for they are virgins; for their beauty and comeliness in Christ, chastity, sincerity of their love, uncorruptness in doctrine and worship, and for the uprightness of conversation; See Gill on Mat 25:1;
these are they which follow the Lamb whithersoever he goeth; as the sheep follow the shepherd of the flock, and which is a character of Christ's sheep, Joh 10:4. These follow Christ in the exercise of the graces of humility, patience, and love; and in the performance of the several duties of religion, and subjection to ordinances, and in the path of sufferings; and in every way in which Christ the Lamb has gone before them, or in his word and providence leads and directs them to, whether it be grateful to the flesh or not; particularly they follow where he is preached, and his Word and ordinances are faithfully administered; and they follow him to heaven, where he is: it was part of the oath taken by the Roman soldiers, ' , "to follow the generals wherever they should lead" (n), to which it is thought there is an allusion here; see Sa2 15:21;
these were redeemed from among men; "by Jesus", as the Syriac and Arabic versions add, and so the Complutensian edition; by the blood of Christ, for all men are not redeemed by it; and in consequence of this they were called, and delivered from this present evil world, and the men of it, and from a vain, wicked, and idolatrous conversation with it:
being the firstfruits unto God, and to the Lamb; in allusion to the firstfruits under the law, which represented and sanctified the lump, and showed that harvest was coming; so these persons are called the firstfruits to God, and to the Lamb, being called by grace, and consecrated to their worship and service, with reference to the harvest of souls, or that large number of them which will be gathered in during the spiritual reign of Christ, which these persons will be at the beginning of; and as those who are first called and converted in a country or nation are said to be the firstfruits of it, Rom 16:5; so these being the first, in the period of time to which respect is had, bear this name; and as the converted Jews received the firstfruits of the Spirit, on the day of Pentecost, and at other times, so these will receive the firstfruits of the far greater pouring forth of the Spirit in the latter day, which will begin, and usher in the kingdom of Christ; see Rom 8:23.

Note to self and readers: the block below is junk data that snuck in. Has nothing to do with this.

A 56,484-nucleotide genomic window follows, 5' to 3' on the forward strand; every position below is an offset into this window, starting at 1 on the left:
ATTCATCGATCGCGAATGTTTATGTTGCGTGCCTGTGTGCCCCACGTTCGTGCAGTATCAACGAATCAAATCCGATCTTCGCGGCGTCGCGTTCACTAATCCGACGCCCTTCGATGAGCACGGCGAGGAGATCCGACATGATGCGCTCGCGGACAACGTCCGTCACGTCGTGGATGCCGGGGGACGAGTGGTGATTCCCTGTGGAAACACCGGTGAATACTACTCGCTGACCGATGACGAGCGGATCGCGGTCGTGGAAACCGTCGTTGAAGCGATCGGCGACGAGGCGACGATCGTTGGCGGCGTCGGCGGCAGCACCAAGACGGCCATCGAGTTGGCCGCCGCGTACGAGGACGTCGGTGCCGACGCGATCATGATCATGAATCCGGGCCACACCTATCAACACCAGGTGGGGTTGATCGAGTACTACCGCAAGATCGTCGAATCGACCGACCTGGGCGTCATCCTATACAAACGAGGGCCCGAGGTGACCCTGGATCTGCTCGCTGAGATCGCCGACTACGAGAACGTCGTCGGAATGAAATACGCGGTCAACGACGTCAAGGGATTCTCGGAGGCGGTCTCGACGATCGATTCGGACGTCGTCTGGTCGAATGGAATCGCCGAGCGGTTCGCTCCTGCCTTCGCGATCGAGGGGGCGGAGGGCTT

(n) Vid. Lydii Dissert. de Jurament. c. 2. p. 258.
rev 14:5And in their mouth was found no guile,.... Or "a lie", as the Complutensian edition, the Alexandrian copy, the Vulgate Latin, and all the Oriental versions read; by which may be meant idolatry, for idols and idolatrous practices are often called lies, and lying vanities; see Jer 16:19; and the sense is, that the superstition and idolatry of the church of Rome were not among them: or it may design false doctrine, and the meaning be, that they did not speak lies in hypocrisy, as the followers of antichrist do; nor were they given up to believe a lie, as they are: the generality of copies read, "no guile"; which is expressive of the sincerity of their words; there was no deceit nor hypocrisy in them; they did not speak with flattering lips to men, nor did they draw nigh to God with their mouths, when their hearts were far from him; they were Israelites indeed, like Nathanael, in whom was no guile; though not in so strict a sense, in which this phrase is used of Christ, Pe1 1:22;
for they are without fault before the throne of God; not as considered in themselves, as if they were entirely free from sin, and never committed any; though it might be true of them, that in general they were of unblemished lives and conversations, that is, not guilty of any notorious and scandalous crimes; but rather the sense is, that they were without spot or wrinkle, or any such thing, as being washed in the blood of Christ, and so cleansed from all sin, and as being justified by his righteousness from all iniquity; and so were before the throne of God, and in the sight of divine justice, unblamable and unreproveable; see , Col 1:22; the phrase, "before the throne of God", is left out in the Alexandrian copy, and in the Syriac, Arabic, and Ethiopic versions, and in the Complutensian edition.
rev 14:6And I saw another angel,.... This is to be understood not of one of the ministering spirits so called; for though wings are sometimes ascribed to angels, and Gabriel is said to fly swiftly; and though they desire to look into the mysteries of the everlasting Gospel, yet the preaching of that is not committed to any of them; but a minister of the Gospel is intended, who is the angel of the church, for in this book pastors of churches are so called, Rev 1:20; and not a single minister of the Gospel is meant, but a set of Gospel ministers; and some think that those are designed who appeared in the eighth and ninth centuries, both in the eastern and western empire, against the worshipping of images; since this angel calls upon the inhabitants of the earth to fear God, give glory to him, and worship him, and not images; but there was little of the everlasting Gospel preached in those times. Others are of opinion that those who preceded, and led on to the Reformation, are pointed at by this angel, such as Wickliff in England, Franciscus Petrarcha in Italy, John Huss and Jerom of Prague in Bohemia, with others; but these also had not the everlasting Gospel in its clearness and purity, nor did they preach it to all the inhabitants of the earth; rather I think a set of Gospel preachers are intended, who will appear at the beginning of the spiritual reign of Christ, and will be a means of ushering it in; and these are the watchmen of Zion, who will give the Lord no rest till he has made Jerusalem the praise of the whole earth; and who will then see eye to eye in Gospel mysteries, and will publish good tidings of peace and salvation, and proclaim Zion's King reigning, Isa 62:6; this angel is called "another", being distinct from the voice heard Rev 14:2, though he is the first with respect to the following angels, as appears from Rev 14:9; the place where John saw this angel, and the position he was in, follow: